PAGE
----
One of the more interesting developments on Right-Wing Avenue in recent weeks has been the emergence of some relatively gentle criticisms of Gov. McCrory. The Pope-Civitas Institute (which was, of course, founded by the Governor’s budget director), for example, has been featuring an article entitled “Tell Gov. McCrory to Enforce the Law” in which readers are encouraged to sign a petition urging the Guv to implement the new law to drug test public assistance applicants that he had made noises about not implementing.
Then last Tuesday, Pope-Civitas director Francis DeLuca authored a lengthy article in which he attacked McCrory for speaking at an event that also featured speakers from the Institute for Minority Economic Development (a group DeLuca derided for having worked with Rev. William Barber’s Historic Thousands of Jones Street Coalition). The article even highlighted the fact that Yolanda Stith, wife of McCrory chief of staff Thomas Stith, is a lobbyist on behalf of one of the conveners of the event.
Today, both articles appear to have all but vanished from the Pope-Civitas websites. The DeLuca article “Candidate McCrory Had It Right,” was posted on the Civitas Review blog September 10, but a search of the archives for the blog for that today now turns up no such article. You can read the Google cache version (thanks to one of our intrepid friends for finding it) by clicking here. Here’s the rather remarkable lead sentence:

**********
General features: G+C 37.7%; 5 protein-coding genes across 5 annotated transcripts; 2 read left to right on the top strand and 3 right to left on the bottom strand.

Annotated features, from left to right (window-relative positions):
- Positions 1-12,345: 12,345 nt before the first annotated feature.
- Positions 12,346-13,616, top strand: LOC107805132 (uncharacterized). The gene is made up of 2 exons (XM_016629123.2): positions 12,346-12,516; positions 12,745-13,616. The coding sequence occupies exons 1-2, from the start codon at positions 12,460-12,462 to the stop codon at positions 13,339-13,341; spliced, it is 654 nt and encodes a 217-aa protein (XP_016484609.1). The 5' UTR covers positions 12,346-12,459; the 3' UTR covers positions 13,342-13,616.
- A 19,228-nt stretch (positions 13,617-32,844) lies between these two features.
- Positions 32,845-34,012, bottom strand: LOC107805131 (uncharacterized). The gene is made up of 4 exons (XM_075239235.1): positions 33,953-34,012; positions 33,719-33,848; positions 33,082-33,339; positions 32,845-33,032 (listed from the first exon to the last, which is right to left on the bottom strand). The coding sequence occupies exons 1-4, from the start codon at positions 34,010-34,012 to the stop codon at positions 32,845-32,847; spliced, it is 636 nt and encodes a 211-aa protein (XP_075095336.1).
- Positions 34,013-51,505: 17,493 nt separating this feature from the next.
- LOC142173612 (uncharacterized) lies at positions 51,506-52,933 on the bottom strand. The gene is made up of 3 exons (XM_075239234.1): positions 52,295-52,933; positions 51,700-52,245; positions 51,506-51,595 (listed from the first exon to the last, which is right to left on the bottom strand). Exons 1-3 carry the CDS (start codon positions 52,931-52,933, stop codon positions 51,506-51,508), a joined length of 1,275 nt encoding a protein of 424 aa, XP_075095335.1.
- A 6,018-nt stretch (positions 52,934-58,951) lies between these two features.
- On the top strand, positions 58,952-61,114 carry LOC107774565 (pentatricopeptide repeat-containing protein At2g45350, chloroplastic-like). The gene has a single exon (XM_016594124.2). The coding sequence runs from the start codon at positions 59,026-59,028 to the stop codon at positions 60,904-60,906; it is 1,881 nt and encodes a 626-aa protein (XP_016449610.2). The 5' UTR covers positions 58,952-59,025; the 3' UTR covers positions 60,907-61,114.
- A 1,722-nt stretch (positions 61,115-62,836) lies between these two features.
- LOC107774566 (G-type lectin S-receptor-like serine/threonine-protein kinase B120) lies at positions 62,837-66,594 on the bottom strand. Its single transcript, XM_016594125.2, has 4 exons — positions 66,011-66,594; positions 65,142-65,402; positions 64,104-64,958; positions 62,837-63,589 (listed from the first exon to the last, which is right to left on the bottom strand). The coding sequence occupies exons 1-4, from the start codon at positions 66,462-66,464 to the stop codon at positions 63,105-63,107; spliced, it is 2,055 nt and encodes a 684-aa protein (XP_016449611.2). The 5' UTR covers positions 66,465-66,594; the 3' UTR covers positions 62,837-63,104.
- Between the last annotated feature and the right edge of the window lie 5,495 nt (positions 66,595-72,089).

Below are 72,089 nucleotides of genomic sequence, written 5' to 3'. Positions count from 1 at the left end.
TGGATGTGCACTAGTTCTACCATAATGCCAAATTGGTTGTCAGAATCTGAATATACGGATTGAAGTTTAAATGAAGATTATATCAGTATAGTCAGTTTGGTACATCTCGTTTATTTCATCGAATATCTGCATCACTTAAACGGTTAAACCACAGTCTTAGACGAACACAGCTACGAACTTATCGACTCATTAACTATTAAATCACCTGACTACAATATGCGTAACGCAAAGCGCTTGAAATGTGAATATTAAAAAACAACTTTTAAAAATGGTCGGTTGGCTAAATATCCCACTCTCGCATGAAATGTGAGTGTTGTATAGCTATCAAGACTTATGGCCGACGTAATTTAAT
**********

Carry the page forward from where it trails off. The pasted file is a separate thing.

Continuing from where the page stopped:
“As a candidate, Pat McCrory promised to change the culture of cronyism and insider dealing in Raleigh. As governor, however, he is getting awfully cozy with some of the groups that have pigged out for years at the government trough.”
The “Tell Gov. McCrory to Enforce the Law” piece (which was prominently featured on the front page of main website for several days) is now no nowhere to be found unless one clicks on a link that accompanied a Civitas email sent last Wednesday or runs a word search of the website. It’s not listed anywhere that I can find under any of the categories on the site — strange treatment for such a new piece.
So, what to make of all this? Did Civitas have a change of heart? Did the group get a memo from You-Know-Who telling them to cool it?
Obviously, everyone makes mistakes and/or has second thoughts after hitting the “send” or “publish” buttons on occasion, but these two changes — coming, as they did, at a moment in which the Governor is being widely assailed from all angles — certainly ought to raise an eyebrow or two.